Anyhoo, back to your question about drilling up through the subfloor and injecting PL Premium…….. Honestly, I haven’t the faintest idea if this will work, but I suppose it’s worth a shot. Have you voiced your dissatisfaction to the installer? Seems to me he should have to replace the floor since he screwed it up so royally, which could very well mean purchasing new flooring and hiring somebody who is experienced at installing bamboo flooring. He’d be the loser (in terms of money), but if he cares about his reputation he should be willing to say that “Hey, I screwed up, but I’ll make it right, no matter what it takes”.

  11. In the article, it is mentioned that bamboo can be installed over existing vinyl/linoleum flooring if it is in good condition and not peeling. Is there any special consideration in getting the sub-floor ready? The linoleum in the house I just bought looks shiny as if it is coated with some kind of finish. I suppose it would be the glue-down method. Is there a special glue you need to glue onto vinyl?

  12. There’s not really a “special” glue, just make sure that the product you use will adhere to vinyl – be sure to ask for recommendations where you’re shopping. Roughing up the surface of the vinyl really well with very rough sandpaper will help to insure adhesion. If it doesn’t look like it’s getting roughed up very well because of the finish, you may need to strip the finish first. Some products recommend stripping the finish first to begin with.

  13. We had a Morning Star farms Natural Strand Bamboo floor installed this summer. We live in a ground-level ranch house in Sarasota Fl. Our house was built in the 70’s so the floor has been there a while. We tore up the existig tile floor, had it “preped” and somewhat leveled. We used the recommended glue (Bostik best)but did not use the moisture barrier because we were told by several installers that if the floor was wet (which we do not think it was – I did a test in several areas taping plastic down and waiting a week) then the moisure barrier would not help. Since it was very expensive, we decided agains it.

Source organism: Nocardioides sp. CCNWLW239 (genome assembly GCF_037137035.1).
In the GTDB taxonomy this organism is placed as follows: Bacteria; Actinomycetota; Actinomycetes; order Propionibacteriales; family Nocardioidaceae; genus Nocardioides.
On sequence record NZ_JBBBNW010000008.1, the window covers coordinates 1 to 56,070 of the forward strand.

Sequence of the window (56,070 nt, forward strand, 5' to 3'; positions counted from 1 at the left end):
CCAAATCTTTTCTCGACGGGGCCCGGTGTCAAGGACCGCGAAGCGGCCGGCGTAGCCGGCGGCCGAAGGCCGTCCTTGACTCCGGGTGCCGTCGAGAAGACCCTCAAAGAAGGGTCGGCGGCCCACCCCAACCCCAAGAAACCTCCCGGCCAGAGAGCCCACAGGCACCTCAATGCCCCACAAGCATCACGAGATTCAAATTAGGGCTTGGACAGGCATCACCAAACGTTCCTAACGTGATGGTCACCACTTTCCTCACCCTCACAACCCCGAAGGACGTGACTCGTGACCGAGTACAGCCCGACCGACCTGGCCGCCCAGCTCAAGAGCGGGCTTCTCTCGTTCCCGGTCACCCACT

Anyway, after about a month I started noticing boards here and there that were “splintering” or showing signs of damage on the surface which ran several inches long (with the grain of the boards). These boards are random across the entire floor. I wish I could post a picture so you could see what I mean. The “damage” is totally unaceptable and will need to be replaced (meaning that eventually we will replace the floor – with tile). To me this seems like a defect of the wood, not really due to the installation process or anything we have done since. Do you have and suggestions as to what may have gone wrong? I could understand if it was certain areas but it is so random. Are there things that go wrong with this type of flooring that may have made it defective? It is such a shame because I LOVE this floor and it does not scratch easily at all.
    Thanks for your help.